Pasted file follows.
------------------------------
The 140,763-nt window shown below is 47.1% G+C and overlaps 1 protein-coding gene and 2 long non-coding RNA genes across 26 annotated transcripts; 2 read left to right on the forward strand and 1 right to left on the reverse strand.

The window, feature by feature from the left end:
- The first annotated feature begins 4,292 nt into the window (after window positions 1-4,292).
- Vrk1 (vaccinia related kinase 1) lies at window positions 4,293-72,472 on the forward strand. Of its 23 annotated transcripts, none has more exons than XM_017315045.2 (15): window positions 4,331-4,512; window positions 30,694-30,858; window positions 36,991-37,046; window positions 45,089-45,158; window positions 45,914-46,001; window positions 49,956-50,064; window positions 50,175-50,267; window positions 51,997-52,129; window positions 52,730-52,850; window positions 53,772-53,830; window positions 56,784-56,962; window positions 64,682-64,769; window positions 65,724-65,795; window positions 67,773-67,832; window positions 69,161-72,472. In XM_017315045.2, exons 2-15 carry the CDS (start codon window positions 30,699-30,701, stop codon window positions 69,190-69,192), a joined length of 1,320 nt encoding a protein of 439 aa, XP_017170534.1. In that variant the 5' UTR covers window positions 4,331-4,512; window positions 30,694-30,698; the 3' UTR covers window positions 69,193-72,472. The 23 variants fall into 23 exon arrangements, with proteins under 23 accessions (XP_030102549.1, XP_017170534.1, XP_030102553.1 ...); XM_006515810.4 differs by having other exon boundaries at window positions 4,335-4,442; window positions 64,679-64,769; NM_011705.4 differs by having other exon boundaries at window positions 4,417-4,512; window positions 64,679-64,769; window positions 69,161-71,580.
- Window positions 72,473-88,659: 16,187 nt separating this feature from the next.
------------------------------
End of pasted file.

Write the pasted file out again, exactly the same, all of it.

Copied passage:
The 140,763-nt window shown below is 47.1% G+C and overlaps 1 protein-coding gene and 2 long non-coding RNA genes across 26 annotated transcripts; 2 read left to right on the forward strand and 1 right to left on the reverse strand.

The window, feature by feature from the left end:
- The first annotated feature begins 4,292 nt into the window (after window positions 1-4,292).
- Vrk1 (vaccinia related kinase 1) lies at window positions 4,293-72,472 on the forward strand. Of its 23 annotated transcripts, none has more exons than XM_017315045.2 (15): window positions 4,331-4,512; window positions 30,694-30,858; window positions 36,991-37,046; window positions 45,089-45,158; window positions 45,914-46,001; window positions 49,956-50,064; window positions 50,175-50,267; window positions 51,997-52,129; window positions 52,730-52,850; window positions 53,772-53,830; window positions 56,784-56,962; window positions 64,682-64,769; window positions 65,724-65,795; window positions 67,773-67,832; window positions 69,161-72,472. In XM_017315045.2, exons 2-15 carry the CDS (start codon window positions 30,699-30,701, stop codon window positions 69,190-69,192), a joined length of 1,320 nt encoding a protein of 439 aa, XP_017170534.1. In that variant the 5' UTR covers window positions 4,331-4,512; window positions 30,694-30,698; the 3' UTR covers window positions 69,193-72,472. The 23 variants fall into 23 exon arrangements, with proteins under 23 accessions (XP_030102549.1, XP_017170534.1, XP_030102553.1 ...); XM_006515810.4 differs by having other exon boundaries at window positions 4,335-4,442; window positions 64,679-64,769; NM_011705.4 differs by having other exon boundaries at window positions 4,417-4,512; window positions 64,679-64,769; window positions 69,161-71,580.
- Window positions 72,473-88,659: 16,187 nt separating this feature from the next.